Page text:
The fundamental issue I struggle with is the integrity of this work, and I do not have an answer, even for myself. I love learning, writing, researching, constructing new ideas, preserving the old ones, and all the other true intellectual-spiritual-relational tasks of academia. However, the sicknesses within the system, its failed democratization of access, the overtax on the financially needy, the disingenuous preparation for jobs that do not exist – all this causes a profound consternation in me. I am reminded of Mary Daly’s self-disclosures in Outercourse, in which she describes the tensions she found in the experience of arriving as an academic only to find that one is also a pawn or a cog who now must preserve the system in order to preserve the self that the system produced. And, of course, that is for the lucky ones who make it into the ivory tower walls in the first place.
Over the past few years, I have awoken from dogmatic slumbers just to find I was still dreaming. As Church became something else to me, as family and marriage have become something else to me, so too has my work in the academy become to me something other than what I thought I was doing and for which I prepared professionally. As I navigate these murky waters as well, I am convinced that more adequate discussion of the costs as well as benefits to potential students should be paramount in program admissions. For those seeking graduate degrees, integral to the degree process should be career preparation and/or transparency about the real limits of the job market. It is no longer adequate to moan about the errors in the system. To be the proverbial change we seek, I believe, a critical process is needed of:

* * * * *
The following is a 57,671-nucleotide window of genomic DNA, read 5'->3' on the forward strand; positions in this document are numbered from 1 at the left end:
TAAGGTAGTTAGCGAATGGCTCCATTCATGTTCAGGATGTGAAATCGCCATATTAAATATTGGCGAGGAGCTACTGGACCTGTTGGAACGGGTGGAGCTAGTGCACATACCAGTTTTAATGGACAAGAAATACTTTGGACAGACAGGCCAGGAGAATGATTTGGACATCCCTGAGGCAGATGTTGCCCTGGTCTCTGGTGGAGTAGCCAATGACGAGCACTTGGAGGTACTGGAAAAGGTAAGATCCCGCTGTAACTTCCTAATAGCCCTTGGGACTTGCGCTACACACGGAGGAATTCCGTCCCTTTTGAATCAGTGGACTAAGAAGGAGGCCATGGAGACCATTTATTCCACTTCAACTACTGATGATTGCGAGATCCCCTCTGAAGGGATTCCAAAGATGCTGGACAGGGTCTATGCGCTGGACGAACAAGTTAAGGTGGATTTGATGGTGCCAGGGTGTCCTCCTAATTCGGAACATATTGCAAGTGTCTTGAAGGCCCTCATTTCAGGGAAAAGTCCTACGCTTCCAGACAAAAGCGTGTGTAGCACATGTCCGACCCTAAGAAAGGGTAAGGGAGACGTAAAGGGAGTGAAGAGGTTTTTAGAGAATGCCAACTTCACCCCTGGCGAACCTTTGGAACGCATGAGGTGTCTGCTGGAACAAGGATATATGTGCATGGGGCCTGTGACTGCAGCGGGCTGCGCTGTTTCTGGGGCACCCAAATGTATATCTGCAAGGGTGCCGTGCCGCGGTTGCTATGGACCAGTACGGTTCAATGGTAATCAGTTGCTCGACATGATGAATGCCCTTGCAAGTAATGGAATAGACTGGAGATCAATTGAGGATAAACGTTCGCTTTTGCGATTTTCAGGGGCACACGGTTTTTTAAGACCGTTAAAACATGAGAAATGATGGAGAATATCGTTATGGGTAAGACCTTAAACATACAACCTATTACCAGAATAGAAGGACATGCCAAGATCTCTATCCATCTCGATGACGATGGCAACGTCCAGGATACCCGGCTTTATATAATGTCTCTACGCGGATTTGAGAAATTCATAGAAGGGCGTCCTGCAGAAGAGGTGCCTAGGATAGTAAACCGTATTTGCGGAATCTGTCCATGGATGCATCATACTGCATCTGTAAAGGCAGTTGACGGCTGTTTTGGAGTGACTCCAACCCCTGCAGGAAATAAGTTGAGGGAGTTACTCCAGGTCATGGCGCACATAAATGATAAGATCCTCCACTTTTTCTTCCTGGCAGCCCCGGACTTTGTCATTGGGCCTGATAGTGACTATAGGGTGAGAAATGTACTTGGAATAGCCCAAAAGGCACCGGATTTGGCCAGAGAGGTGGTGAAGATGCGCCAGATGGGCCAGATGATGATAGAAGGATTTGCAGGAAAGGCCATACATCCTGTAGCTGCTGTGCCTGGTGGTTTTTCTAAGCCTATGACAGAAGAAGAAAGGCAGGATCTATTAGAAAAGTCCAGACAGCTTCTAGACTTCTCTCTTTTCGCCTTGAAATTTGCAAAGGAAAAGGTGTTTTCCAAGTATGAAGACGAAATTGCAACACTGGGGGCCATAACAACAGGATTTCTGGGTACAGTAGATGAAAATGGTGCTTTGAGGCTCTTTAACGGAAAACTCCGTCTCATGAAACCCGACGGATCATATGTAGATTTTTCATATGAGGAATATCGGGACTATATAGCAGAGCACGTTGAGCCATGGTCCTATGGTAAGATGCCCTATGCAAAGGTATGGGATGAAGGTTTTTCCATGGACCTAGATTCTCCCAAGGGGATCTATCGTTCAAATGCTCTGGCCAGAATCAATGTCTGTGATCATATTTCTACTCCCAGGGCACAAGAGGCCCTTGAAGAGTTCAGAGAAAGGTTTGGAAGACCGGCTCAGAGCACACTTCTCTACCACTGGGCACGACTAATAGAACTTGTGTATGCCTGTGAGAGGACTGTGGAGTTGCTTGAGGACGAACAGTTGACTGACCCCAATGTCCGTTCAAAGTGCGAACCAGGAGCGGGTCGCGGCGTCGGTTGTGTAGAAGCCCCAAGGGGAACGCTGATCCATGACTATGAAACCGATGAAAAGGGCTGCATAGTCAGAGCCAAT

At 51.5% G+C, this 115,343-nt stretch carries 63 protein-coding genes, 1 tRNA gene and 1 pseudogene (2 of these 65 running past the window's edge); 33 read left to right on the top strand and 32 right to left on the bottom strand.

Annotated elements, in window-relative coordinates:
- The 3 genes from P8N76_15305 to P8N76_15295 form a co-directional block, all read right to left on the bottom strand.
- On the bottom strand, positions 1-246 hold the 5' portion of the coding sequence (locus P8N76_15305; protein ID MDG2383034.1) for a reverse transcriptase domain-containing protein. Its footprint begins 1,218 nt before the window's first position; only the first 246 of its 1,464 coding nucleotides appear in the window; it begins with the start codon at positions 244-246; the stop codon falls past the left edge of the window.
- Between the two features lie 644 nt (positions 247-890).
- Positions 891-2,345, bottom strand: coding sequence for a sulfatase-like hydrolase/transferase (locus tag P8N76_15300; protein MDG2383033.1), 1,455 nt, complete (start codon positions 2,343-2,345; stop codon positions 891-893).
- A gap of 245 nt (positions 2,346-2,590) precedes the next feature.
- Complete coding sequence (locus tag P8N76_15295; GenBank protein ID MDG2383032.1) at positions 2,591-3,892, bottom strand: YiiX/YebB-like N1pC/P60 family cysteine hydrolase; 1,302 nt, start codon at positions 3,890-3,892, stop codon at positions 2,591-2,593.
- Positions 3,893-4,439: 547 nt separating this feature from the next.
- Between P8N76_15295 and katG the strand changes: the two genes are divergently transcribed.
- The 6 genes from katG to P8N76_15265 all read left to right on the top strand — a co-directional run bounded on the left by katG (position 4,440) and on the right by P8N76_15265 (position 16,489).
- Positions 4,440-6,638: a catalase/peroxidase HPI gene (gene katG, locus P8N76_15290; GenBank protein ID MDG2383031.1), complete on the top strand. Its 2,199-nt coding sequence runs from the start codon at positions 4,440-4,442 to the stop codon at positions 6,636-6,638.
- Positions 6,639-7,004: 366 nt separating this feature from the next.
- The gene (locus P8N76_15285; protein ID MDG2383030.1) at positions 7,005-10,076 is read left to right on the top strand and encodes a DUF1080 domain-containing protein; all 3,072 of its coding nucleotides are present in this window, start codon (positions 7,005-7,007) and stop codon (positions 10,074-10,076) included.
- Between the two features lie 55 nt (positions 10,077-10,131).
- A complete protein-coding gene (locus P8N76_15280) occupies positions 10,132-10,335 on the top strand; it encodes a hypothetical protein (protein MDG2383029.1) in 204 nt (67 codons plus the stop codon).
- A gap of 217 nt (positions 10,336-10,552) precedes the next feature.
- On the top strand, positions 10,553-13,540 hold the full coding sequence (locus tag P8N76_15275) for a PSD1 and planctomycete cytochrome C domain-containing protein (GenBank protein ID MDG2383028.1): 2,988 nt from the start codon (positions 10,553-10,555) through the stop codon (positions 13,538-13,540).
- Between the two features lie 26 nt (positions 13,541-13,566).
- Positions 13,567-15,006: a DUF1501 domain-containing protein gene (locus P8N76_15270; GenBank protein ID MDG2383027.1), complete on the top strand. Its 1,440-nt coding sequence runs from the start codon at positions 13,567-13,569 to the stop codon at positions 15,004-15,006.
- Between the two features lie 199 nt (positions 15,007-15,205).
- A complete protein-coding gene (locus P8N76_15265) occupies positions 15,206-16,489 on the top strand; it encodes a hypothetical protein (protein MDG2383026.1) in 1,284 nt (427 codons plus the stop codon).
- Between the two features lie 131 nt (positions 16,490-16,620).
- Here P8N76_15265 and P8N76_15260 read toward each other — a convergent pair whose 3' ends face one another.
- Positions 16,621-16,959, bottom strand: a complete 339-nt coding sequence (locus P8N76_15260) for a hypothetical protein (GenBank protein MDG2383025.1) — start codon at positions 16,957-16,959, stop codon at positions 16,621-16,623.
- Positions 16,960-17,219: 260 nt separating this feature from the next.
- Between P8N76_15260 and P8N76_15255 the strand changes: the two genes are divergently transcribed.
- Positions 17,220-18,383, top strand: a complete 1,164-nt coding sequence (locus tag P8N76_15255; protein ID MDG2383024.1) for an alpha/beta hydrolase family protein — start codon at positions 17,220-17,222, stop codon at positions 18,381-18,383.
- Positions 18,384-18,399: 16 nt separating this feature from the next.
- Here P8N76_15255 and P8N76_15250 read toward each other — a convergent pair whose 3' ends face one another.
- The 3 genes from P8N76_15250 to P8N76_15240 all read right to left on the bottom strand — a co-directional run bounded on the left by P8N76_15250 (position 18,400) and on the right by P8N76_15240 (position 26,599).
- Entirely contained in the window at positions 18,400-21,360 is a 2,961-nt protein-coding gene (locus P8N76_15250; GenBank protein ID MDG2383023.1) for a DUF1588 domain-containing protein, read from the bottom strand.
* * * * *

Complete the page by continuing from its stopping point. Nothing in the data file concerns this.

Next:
4) Grieving (if needed)
As I enter stages 4-6 in all my various walks, I celebrate challenge and struggle. I know I won’t make it through everything smoothly, but I am grateful for the courage and wisdom to start seeing, speaking, and thinking. I find I can crawl and cry and walk and talk, all at the same time!
Natalie Kertes Weaver, Ph.D., is Chair and Professor of Religious Studies at Ursuline College in Pepper Pike, Ohio. Natalie’s academic books include: Marriage and Family: A Christian Theological Foundation (Anselm, 2009); Christian Thought and Practice: A Primer (Anselm, 2012); and The Theology of Suffering and Death: An Introduction for Caregivers (Routledge, 2013). Natalie’s most recent book is Made in the Image of God: Intersex and the Revisioning of Theological Anthropology (Wipf & Stock, 2014). Natalie has also authored two art books: Interior Design: Rooms of a Half-Life and Baby’s First Latin. Natalie’s areas of interest and expertise include: feminist theology; theology of suffering; theology of the family; religion and violence; and (inter)sex and theology. Natalie is a married mother of two sons, Valentine and Nathan. For pleasure, Natalie studies classical Hebrew, poetry, piano, and voice.